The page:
Covid-19 Update


April 10, 2020

Good evening,

My Law Firm, CP Law Chicago LLC, is currently navigating a truly unprecedented situation and health crisis in our nation. Although we are all working from home, at the forefront of our minds is the inextricable connectedness we all share, and how our actions impact one another.

First and foremost, our appreciation and admiration goes our to the health care workers in our community, who are risking their lives at the front lines of this crisis. Our hearts go out to all of the individuals and families impacted directly by the virus, which numbers are growing every day. We also thank everyone who has sacrificed to stay home and abide by the quarantine; your actions are keeping people safe. Though the Courts are closed to all but the most dire of cases, my staff and I are still steadily working behind the scenes to protect the interests of our clients. Given the court closures, cases are moving at a much slower speed at this time. Although there is a serious Covid-19 outbreak at the Cook County Jail, bond modification hearings are as challenging as ever. We will all need to have patience until this crisis resolves and the court system gets back to normal.

Please be advised that my office will contact all clients in advance of the rescheduled court dates. Currently, I am waiting to see the impact of Chief Judge Timothy C. Evans’ emergency court order extending the court closure until May 18, 2020.

In order to best serve our clients in this time of need, I would like to direct you to some virtual resources available during this novel time:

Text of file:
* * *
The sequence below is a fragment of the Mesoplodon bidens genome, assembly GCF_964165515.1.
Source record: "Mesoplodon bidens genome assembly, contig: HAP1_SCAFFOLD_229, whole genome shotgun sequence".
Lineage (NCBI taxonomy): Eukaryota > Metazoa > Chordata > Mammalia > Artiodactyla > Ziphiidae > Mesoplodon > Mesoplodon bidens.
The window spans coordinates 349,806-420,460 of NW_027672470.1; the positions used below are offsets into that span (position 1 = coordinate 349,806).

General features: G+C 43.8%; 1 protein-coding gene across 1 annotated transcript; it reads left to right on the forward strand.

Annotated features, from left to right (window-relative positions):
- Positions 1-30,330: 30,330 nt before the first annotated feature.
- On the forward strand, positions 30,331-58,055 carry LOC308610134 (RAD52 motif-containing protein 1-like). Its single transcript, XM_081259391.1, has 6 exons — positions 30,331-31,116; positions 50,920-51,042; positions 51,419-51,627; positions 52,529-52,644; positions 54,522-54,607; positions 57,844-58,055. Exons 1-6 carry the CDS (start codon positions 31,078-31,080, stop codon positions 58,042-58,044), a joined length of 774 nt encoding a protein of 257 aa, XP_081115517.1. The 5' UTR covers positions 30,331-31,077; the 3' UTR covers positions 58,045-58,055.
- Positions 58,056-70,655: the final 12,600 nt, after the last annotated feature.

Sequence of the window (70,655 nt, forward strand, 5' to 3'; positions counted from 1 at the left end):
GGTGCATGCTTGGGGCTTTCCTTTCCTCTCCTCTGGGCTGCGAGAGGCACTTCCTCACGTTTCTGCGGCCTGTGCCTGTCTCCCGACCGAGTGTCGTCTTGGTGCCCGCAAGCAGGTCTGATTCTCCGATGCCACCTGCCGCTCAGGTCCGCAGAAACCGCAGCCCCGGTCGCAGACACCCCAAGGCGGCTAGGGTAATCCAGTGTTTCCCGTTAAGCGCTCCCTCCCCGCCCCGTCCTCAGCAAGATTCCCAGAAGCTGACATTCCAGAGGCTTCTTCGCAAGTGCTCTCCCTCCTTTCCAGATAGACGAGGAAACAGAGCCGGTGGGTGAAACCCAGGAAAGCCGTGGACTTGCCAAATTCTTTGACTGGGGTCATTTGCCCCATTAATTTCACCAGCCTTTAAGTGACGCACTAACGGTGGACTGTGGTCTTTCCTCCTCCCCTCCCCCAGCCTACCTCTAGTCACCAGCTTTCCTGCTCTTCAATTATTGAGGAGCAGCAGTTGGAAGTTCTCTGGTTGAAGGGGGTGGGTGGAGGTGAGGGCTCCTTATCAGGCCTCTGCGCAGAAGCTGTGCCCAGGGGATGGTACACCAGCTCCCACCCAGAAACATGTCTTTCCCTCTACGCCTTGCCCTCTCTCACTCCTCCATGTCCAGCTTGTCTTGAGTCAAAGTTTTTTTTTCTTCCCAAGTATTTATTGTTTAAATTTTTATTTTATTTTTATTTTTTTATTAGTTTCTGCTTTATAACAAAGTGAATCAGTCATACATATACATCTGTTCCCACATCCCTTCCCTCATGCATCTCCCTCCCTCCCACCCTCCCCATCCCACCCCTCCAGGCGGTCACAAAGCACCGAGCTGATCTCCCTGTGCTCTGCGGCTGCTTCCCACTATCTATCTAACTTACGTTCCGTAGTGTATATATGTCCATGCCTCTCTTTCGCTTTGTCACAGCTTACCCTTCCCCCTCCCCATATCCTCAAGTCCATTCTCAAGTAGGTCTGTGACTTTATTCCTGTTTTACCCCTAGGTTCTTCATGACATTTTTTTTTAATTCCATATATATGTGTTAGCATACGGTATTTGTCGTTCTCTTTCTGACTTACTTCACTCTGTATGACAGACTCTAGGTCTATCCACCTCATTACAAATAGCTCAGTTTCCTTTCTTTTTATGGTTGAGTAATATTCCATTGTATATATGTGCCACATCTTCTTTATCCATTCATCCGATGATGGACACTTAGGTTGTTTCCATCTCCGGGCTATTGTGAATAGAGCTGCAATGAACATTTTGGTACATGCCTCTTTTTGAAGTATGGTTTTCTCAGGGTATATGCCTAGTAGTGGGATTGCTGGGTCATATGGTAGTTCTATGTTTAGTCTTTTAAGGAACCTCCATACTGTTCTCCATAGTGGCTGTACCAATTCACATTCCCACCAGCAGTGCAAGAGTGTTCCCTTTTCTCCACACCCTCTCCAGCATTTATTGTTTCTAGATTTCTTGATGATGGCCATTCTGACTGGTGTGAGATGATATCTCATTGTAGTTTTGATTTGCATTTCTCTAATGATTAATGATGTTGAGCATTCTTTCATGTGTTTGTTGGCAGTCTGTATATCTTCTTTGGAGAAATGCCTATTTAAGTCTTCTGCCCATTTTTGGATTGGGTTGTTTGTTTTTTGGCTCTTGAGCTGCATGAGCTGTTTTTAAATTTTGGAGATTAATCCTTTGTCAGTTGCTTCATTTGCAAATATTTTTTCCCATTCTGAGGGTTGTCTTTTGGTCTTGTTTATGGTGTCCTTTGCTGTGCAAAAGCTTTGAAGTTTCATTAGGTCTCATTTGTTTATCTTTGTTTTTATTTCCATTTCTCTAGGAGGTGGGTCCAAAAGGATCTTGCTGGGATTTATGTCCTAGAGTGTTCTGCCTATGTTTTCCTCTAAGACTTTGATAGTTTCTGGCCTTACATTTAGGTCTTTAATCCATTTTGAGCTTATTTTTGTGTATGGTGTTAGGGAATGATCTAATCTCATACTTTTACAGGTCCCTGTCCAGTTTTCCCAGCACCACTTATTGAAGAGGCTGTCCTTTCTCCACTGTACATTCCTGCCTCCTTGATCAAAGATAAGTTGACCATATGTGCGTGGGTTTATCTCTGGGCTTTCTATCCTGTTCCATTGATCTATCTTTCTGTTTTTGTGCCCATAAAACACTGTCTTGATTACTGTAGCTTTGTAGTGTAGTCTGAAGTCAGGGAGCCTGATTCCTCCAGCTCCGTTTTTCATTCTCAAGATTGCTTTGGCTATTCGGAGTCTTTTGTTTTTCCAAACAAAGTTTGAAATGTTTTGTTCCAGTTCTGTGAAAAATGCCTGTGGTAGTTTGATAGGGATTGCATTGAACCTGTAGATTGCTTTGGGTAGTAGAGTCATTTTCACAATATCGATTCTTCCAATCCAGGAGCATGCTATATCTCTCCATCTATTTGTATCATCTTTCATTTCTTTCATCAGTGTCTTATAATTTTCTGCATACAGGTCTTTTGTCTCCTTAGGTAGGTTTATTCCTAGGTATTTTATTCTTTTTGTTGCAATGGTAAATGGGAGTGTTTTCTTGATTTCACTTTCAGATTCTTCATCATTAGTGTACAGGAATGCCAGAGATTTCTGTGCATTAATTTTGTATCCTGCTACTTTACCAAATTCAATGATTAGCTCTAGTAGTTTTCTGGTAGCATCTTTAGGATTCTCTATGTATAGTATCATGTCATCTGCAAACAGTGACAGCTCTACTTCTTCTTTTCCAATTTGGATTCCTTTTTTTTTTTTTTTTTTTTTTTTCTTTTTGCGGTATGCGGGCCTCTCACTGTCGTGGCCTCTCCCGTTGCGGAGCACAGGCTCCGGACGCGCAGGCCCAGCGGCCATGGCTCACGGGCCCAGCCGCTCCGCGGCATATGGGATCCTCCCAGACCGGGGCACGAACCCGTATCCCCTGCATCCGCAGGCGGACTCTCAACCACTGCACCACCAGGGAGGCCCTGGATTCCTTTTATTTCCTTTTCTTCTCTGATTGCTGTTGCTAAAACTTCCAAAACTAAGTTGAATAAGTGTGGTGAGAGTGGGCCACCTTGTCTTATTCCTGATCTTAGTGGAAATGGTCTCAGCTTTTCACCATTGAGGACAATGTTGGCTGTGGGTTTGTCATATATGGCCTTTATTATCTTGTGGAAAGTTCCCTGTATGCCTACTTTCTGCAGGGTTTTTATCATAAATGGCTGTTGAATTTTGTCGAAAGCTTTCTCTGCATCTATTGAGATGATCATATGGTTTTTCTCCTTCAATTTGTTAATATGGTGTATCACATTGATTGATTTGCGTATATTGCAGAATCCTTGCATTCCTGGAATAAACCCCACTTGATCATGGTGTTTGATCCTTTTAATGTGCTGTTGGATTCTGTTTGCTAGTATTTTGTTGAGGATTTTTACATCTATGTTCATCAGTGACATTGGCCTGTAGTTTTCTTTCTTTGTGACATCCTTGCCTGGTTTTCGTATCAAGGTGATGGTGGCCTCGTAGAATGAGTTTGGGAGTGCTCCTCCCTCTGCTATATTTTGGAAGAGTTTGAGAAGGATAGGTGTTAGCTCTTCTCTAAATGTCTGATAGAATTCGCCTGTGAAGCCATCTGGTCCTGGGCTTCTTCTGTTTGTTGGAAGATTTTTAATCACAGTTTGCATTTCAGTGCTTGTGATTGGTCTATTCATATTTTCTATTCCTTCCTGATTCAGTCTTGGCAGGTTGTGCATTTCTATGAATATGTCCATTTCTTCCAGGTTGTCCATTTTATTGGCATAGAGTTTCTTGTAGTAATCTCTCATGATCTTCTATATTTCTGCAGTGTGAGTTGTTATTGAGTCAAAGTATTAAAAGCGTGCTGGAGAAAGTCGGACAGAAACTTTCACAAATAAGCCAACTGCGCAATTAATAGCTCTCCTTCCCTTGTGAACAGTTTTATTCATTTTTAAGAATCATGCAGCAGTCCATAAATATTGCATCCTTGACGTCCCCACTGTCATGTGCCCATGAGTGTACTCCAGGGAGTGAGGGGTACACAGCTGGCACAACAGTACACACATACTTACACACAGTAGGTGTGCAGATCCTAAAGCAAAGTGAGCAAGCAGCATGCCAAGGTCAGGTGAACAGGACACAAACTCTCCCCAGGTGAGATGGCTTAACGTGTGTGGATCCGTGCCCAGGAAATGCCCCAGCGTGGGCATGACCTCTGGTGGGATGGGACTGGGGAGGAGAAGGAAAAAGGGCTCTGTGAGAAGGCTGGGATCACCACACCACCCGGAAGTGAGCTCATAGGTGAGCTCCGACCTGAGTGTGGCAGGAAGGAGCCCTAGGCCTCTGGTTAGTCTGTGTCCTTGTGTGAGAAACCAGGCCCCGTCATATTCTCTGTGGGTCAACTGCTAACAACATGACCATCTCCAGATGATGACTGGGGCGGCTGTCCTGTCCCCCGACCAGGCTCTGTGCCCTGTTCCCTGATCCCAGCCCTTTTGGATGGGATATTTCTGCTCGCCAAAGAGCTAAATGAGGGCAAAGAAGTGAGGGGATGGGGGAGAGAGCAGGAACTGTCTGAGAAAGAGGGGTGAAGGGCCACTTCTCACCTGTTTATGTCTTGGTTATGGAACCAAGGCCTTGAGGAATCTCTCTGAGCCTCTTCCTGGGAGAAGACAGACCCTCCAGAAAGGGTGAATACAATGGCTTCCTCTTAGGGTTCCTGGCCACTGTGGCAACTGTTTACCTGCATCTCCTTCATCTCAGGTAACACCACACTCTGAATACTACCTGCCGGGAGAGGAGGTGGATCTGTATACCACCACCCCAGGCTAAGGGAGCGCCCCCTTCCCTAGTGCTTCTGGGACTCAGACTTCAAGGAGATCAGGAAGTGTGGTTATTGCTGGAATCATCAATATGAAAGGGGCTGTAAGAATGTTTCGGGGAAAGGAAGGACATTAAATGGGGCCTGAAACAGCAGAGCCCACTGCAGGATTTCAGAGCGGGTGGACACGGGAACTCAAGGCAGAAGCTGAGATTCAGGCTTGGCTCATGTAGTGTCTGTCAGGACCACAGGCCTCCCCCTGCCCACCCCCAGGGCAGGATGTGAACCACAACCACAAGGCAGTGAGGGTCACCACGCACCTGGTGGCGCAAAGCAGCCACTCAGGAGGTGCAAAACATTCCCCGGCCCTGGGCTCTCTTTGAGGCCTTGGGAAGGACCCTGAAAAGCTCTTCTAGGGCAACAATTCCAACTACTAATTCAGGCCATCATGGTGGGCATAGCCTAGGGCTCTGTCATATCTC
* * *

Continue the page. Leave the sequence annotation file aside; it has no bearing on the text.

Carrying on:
• Center for Disease Control’s COVID-19 Website
  • Illinois’ COVID-19 Website
  • Illinois’ COVID-19 Hotline – 1 (800) 889-3931
  • National Alliance on Mental Illness’s COVID-19 Information and Resources
  • Virtual Narcotics Anonymous
  • Virtual Alcoholics Anonymous
  • Virtual LifeRing Secular Recovery

Please know we are operating remotely during normal business hours. We are available for meetings and consultations by appointment via Facetime, Google Duo and Zoom. For any emergency matters, please contact our 8:00 a.m. – 8:00 p.m. Attorney Hotline at (312) 767-7480. From everyone here at CP Law Chicago, LLC, we are wishing you the best during this trying time. Please stay strong and safe.

Very truly yours,

Christina A. Papavasiliou 

CP Law Chicago, LLC



Amid the economic uncertainty caused by Covid-19, our office is hearing many variations on the same question: “How do I cut down on payroll costs without violating legal rights of employees?”

This is a complicated question even in the most normal of times. Now, however, with Congress setting aside billions in small business aid – which aid comes with some employee retention incentives – the issue becomes considerably more complicated.

Our law firm is carefully watching the progress of the stimulus bill on behalf of each one of our small business clients. It was passed unanimously by the Senate and set for a vote in the house tomorrow. Based on its overwhelming bipartisan support, we fully expect that it will pass, regardless of many objections voiced by many House Republicans.